Bank of America Swallows CFC

Bank of America's Barbara Desoer has quite a task in front of her. She is now the top executive in charge of the combined mortgage operations of CFC/BoA, which together service $2 trillion in loans. That translates into a residential market share of 21%, according to the Quarterly Data Report. That's a lot of firewood to watch, especially now, in the height of summer with draughts ravishing the western states.

Of course, servicing rights (unlike old-growth forests) cannot catch fire. But the mortgage industry is burning - and not in a good way. All of us hope (yes, even journalists) that the business of lending and servicing loans will not singe to the ground. It's ugly out there. We all know it.

The future health of mortgage banking rests on multiple factors: loan delinquencies, home values, the unemployment rate (no jobs means no loan payments) and the price of oil. As for Ms. Desoer (who does not have a background in mortgages), it's up to her make sure that BoA gets its money's worth on CFC. Then again, it paid just $2.5 billion for a company that services $1.48 trillion and has the ability to fund $400 billion in loans a year. Those are Countrywide's "assets." Its liabilities: future writedowns on its mortgage holdings, dozens of lawsuits from investors who saw their stock value crumble, and even more lawsuits from state regulators who think CFC hosed consumers. And that's just the short list.

Ms. Desoer and her boss Ken Lewis have to keep the CFC mortgage franchise intact but what exactly will the franchise entail? To date, BoA has said little about its plans. The rumor mill has been running overtime with stories about brokers (and some wholesalers) predicting that in time CFC will exit the wholesale niche entirely. Last month a BoA spokesman clarified to our sister publication, National Mortgage News, that it will remain in wholesale at least to some degree.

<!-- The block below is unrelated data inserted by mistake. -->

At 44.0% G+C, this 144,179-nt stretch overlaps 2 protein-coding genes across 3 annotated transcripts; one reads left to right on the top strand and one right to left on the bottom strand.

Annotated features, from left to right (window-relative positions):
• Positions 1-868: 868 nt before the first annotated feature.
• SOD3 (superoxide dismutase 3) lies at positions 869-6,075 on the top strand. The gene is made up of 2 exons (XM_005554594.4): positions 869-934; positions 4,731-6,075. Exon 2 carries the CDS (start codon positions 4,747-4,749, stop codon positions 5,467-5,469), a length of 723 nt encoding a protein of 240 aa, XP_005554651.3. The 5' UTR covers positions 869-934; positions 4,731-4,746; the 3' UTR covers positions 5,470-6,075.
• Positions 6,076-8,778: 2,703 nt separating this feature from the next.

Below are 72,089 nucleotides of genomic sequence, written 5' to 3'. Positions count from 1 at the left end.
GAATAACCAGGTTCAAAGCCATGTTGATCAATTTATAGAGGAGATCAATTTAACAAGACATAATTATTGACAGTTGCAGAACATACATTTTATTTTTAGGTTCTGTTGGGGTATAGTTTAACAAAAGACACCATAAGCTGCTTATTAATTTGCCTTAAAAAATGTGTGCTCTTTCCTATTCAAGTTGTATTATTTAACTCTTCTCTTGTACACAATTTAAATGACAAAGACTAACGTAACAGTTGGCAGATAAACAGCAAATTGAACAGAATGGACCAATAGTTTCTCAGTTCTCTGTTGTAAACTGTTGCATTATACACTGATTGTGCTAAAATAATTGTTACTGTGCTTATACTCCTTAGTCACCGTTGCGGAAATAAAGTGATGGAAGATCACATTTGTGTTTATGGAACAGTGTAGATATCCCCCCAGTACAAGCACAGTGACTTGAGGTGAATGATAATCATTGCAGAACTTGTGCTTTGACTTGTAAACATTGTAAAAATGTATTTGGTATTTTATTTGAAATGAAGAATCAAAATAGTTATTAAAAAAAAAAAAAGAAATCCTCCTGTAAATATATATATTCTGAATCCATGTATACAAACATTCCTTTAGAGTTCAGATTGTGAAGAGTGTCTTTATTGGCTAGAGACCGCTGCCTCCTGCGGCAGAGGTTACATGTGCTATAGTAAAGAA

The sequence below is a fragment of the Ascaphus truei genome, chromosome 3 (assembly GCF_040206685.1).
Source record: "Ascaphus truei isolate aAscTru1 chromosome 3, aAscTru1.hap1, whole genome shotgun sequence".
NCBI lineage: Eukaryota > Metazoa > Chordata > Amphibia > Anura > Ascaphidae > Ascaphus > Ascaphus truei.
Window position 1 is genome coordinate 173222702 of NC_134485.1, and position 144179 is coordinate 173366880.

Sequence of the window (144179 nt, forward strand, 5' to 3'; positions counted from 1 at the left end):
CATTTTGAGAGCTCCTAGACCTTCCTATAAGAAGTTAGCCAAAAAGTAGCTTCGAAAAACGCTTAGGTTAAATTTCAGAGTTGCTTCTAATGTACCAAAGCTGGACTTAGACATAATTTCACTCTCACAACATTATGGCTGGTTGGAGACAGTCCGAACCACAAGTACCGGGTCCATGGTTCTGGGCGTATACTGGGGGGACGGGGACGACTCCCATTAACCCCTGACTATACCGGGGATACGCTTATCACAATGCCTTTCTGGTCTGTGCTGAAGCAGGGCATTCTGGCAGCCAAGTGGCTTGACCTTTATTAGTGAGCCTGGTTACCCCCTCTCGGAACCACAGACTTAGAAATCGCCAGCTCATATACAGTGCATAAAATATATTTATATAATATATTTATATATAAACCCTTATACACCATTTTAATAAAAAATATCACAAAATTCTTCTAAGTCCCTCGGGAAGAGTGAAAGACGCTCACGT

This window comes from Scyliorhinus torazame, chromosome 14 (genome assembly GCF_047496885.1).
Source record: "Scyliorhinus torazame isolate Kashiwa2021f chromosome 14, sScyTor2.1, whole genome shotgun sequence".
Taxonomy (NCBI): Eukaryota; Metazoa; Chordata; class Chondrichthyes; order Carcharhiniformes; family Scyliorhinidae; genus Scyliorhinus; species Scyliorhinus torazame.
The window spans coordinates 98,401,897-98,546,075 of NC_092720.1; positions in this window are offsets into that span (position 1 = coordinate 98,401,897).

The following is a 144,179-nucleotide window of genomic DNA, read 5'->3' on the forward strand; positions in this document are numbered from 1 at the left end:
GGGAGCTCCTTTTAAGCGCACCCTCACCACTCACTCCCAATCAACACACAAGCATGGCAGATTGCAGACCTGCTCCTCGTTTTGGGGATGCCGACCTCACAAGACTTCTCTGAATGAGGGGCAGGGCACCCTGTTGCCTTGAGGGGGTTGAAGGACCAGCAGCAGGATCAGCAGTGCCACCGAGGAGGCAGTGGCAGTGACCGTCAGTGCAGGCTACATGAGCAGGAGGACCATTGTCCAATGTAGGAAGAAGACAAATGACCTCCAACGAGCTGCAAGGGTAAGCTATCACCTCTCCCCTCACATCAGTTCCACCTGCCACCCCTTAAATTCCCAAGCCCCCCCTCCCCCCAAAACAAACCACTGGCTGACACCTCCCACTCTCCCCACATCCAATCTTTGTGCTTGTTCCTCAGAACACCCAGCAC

But the bank has been light on details. Readers should keep in mind that BoA has been schizophrenic when it comes to mortgage banking. Last decade it entered the subprime space and then liquidated its A- to D affiliate, EquiCredit, in 2001 before the business took off (and then crashed last year.)

It also opened a conduit a few years back and then closed it abruptly. It got big in wholesale and then exited that channel last fall. Does Mr. Lewis really have a plan for residential mortgages or did his bean counters at BoA buy CFC merely as an asset play on its receivables and mortgage holdings?

Ms. Desoer is moving to Calabasas (CFC's headquarters) and will manage the mortgage operation from there. But how much of CFC's talent will walk out the door? How many heads will be cut before the lending and servicing operations are in the black? And what of CFC's $106 billion subprime servicing portfolio, the one where delinquencies are running at 33%? There's plenty of questions surrounding BoA's Countrywide.

Note to Readers:

This month John Wiley & Sons publishes "Chain of Blame, How Wall Street Caused the Mortgage and Credit Crisis." I co-authored the book with Mathew Padilla of The Orange County Register. The rise and fall of Countrywide are a constant thread throughout the book but the central focus of "Chain" is Wall Street's role in the crisis, in particular Bear Stearns, Merrill Lynch, Friedman Billings Ramsey and their top executives, Ralph Cioffi and Warren Spector (Bear), Stanley O'Neal and Michael Blum (Merrill) and Eric Billings of FBR. This is a book about the people who played a key role in the crisis. The "central cast" includes Bill Dallas (First Franklin); Roland Arnall, Wayne Lee, Kirk Langs and Adam Bass (Ameriquest/Argent); James Johnson (Fannie Mae); Brad Morrice and Robert Cole (New Century). The closest thing this book has to a "hero" is MBS co-inventor Lewis Ranieri who warned about the coming storm in 2006. (c) 2008 Mortgage Servicing News and SourceMedia, Inc. All Rights Reserved. http://www.mortgageservicingnews.com/ http://www.sourcemedia.com/